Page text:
Sunday, August 3, 2014

ground where now we stand

If I had to choose a piece of Bathgate's scenery I would pick the contrast between the colours of the swans and the pelicans in The Sydney Exhibition, 1879, “The only fleet a flock of dusky swans, | Which, near some fearless white-plumed pelicans | Swam stately on the quiet water's breast” -- only I want the contrast jammed closer, eg: “For sweetest things turn sourest by their deeds” (Shakespeare, Sonnet 14, the line itself turning on the word “turn”), “fruitful strifes and rivalries of peace” (Tennyson, Idylls of the King), or in Hill's Funeral Music, “fastidious trumpets,” even “grim fatuous clown,” from First Dog On The Moon's cartoon about Joe Hockey, the closeness that is also part of jokes and jump cut edits, things close together seeming exciting by proximity, proximity being the arena in which events take place, change wrought, attacks carried out; the possibilities fly open; the poem should be shocked by the surprising contrast of white and black animals on the water.

Note that the colours haven't been mined any further by the author, who, in this narrative scene, is envisioning the First Fleet coming to Botany Bay, obvious, you'd think, obvious, the “poor native black” standing there a little way earlier in line six, looking at him, asking to be transposed into the swans, but does Bathgate think that way? Is that what “fearless” next to “white-plumed pelicans” is trying to do? The British have come and they are fearless, etc, to lead on from the earlier description of “the first daring English wand'rer” in line two?

A century complete has scarcely passed
Since the first daring English wand'rer stood
Upon this favoured ground where now we stand.

Bathgate is so gentle I can't tell. Question though: why does he give the pelicans credit for being fearless, on that quiet bay without the swans threatening them or the ships coming too close, or any other thing trying to attack? Does the act of water-riding seem terrifying in and of itself, to the mind of Alexander Bathgate, even if the water is quiet, and therefore is this act always performed either fearfully or fearlessly, in that same mind?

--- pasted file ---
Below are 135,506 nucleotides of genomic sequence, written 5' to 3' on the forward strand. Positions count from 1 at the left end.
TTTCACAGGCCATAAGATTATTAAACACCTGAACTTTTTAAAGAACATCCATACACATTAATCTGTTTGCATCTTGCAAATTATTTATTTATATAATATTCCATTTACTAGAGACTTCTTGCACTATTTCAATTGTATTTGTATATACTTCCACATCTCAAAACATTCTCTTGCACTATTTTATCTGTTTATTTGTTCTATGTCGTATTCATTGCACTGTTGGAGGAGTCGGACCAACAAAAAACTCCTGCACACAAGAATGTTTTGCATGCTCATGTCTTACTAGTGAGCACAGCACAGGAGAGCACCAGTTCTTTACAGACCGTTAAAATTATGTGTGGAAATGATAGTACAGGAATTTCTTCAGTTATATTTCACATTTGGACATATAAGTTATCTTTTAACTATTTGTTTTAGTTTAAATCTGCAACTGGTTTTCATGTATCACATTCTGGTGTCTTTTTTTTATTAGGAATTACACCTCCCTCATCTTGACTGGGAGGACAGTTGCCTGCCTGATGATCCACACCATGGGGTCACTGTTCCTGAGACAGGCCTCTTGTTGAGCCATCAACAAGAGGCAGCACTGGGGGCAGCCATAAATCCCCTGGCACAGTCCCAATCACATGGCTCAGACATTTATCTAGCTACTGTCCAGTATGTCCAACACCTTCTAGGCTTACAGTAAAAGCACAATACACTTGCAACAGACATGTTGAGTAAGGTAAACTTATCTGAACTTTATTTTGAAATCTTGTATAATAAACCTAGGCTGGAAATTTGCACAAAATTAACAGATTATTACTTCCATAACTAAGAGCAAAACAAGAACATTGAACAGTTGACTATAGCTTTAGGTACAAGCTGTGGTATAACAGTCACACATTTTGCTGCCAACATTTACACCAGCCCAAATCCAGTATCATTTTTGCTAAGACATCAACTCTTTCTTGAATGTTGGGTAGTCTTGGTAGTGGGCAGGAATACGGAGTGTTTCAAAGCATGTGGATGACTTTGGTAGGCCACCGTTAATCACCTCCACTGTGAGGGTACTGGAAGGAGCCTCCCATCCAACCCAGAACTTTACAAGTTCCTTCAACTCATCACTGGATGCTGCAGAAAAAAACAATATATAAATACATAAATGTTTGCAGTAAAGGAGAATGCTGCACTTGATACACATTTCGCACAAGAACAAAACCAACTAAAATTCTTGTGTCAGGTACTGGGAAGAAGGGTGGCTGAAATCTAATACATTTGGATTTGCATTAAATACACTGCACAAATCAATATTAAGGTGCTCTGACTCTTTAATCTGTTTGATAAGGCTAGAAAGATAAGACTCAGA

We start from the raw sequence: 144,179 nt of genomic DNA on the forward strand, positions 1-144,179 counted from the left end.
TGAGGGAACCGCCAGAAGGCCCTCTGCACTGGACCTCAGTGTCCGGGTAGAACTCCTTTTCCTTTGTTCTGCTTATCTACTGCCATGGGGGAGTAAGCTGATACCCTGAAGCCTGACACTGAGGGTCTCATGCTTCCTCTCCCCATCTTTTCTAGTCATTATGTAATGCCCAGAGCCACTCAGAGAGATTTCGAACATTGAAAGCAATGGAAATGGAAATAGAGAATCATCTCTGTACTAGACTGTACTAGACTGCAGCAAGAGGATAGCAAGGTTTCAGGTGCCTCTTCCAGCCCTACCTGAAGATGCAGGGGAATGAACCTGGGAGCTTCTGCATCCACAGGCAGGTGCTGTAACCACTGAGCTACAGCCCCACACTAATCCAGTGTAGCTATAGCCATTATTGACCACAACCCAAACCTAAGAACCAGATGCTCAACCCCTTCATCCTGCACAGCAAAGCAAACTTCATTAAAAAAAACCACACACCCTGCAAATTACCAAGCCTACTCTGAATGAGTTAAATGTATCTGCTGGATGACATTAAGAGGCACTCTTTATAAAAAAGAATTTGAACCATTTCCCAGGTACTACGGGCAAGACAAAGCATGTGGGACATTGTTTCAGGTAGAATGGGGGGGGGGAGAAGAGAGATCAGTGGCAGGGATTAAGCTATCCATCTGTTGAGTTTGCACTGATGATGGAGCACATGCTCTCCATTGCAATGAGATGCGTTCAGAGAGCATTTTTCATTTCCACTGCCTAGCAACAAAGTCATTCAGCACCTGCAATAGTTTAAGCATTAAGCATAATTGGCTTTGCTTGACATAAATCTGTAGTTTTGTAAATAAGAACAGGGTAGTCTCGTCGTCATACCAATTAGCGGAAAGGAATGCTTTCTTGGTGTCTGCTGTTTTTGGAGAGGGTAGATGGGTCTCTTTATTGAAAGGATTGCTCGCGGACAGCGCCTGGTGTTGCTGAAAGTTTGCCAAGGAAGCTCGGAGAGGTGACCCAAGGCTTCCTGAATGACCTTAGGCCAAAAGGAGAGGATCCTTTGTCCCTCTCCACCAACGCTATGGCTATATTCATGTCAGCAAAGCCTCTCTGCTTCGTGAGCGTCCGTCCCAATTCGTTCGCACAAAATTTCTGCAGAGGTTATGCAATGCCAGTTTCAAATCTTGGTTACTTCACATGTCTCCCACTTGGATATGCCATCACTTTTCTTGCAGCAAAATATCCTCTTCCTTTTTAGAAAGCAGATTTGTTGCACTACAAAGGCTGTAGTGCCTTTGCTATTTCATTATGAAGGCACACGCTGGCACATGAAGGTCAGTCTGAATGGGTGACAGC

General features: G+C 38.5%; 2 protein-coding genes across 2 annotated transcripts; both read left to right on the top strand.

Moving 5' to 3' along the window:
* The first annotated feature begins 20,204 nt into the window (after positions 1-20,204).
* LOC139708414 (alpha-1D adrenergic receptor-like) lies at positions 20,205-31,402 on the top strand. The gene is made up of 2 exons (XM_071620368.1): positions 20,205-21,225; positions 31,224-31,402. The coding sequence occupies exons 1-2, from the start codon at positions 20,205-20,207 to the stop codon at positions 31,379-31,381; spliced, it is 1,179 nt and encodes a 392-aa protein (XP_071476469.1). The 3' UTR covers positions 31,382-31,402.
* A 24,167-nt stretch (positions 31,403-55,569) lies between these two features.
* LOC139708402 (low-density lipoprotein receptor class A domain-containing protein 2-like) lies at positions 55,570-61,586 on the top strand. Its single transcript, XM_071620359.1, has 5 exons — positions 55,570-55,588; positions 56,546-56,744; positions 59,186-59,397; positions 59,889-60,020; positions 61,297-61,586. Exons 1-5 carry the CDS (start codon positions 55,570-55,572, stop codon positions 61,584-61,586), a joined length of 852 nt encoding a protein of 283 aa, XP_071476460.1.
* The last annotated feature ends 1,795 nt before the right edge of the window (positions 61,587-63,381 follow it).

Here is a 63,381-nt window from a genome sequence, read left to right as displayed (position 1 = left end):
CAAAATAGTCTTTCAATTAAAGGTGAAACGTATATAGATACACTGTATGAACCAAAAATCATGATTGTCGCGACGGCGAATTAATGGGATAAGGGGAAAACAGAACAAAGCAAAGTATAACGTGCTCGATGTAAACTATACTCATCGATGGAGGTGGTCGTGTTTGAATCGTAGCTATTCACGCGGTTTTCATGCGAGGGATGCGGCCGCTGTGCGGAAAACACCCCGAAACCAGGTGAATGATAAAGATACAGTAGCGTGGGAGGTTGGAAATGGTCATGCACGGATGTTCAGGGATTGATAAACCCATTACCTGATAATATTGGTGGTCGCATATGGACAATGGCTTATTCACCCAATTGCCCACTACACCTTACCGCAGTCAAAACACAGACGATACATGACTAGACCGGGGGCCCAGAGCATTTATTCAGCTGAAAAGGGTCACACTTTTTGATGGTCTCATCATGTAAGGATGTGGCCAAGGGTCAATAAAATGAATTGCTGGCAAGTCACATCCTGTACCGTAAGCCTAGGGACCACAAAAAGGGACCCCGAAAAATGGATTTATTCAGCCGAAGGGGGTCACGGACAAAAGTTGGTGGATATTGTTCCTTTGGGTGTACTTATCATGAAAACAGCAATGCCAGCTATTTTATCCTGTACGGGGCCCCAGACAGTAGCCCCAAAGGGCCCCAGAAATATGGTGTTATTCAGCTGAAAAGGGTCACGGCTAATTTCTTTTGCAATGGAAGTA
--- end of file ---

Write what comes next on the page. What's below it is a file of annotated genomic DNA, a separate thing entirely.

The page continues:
It is brave to be stately when your entire activity threatens you; and you are like an aristocrat getting into a tumbril.

Or else the absence of fear in these pelicans is so incredible to Bathgate that it doesn't need to be justified by any poem, even if he is the author of that poem. It is a royal majesty. Explanation is beyond the point. It should exist. It should have a lovely, pure existence. It should be possible to detect an incredible, impossible purity behind the word "fearless."

When John Donne discusses God in his Sermons he considers the rights of kings.

Donne was not a king any more than Bathgate was a pelican. So I see that the normal existences of alien beings can be a source, either of wonder or of speculation, since Bathgate is wonderstruck without speculating and Donne speculates without seeming wonderstruck.

There is no reason in the poem for the pelicans to be fearless and no reason either, for the wand'rers to be daring. Australia is not only "favoured," it is furthermore a “fairyland of flowers and bright-hued birds” where the “calistemon's flaming brush-like plume, | Meet and delight the adventurer's eye.” “Daring” becomes synonymous with “inexperienced.” When is it brave, entering fairyland? When you don't know that it's fairyland.


  1. The Pelican was a symbol for Christ in England for a long time (Elizabeth, I think, added it to her royal crest), so if the pelicans represent the coming of the white Europeans, they'd be fearless because, you know, good Christian English explorers are always fearless. Maybe that's too coarse an explanation, especially as I haven't read the poem.

    That's a good observation at the end, the anticipation of danger (whether it exists or not) is a large part of bravery. Or perhaps of foolhardiness (my partner works with mountain climbers and other risk sport types; the idea that one is doing something frightening is a principal attraction to the sport).

    1. Feeding the little ones with blood from its breast: oh of course.

      Any connection between the pelicans and the "daring English" deserves to work, because this is a poem and the connection would be poetic, but regressively stashing idea away is not Bathgate's style; in fact it's so far from his style that I can't draw the connection at all unless I construct my own tangents, like that post, and the only reason I do it, is that I want it to be so, not because the poem wants it to be so. Bathgate wants to be clear and classical. (He's clear and classical everywhere else.)

      "... and sailing near, a white-plumed pelican,
      Fearless as those the English queen did love
      And put upon her banner. England's sons
      Fearless too, did come close in their ship ..."

      -- would be closer to the way he writes.

      The whole book is online at the Internet Archive: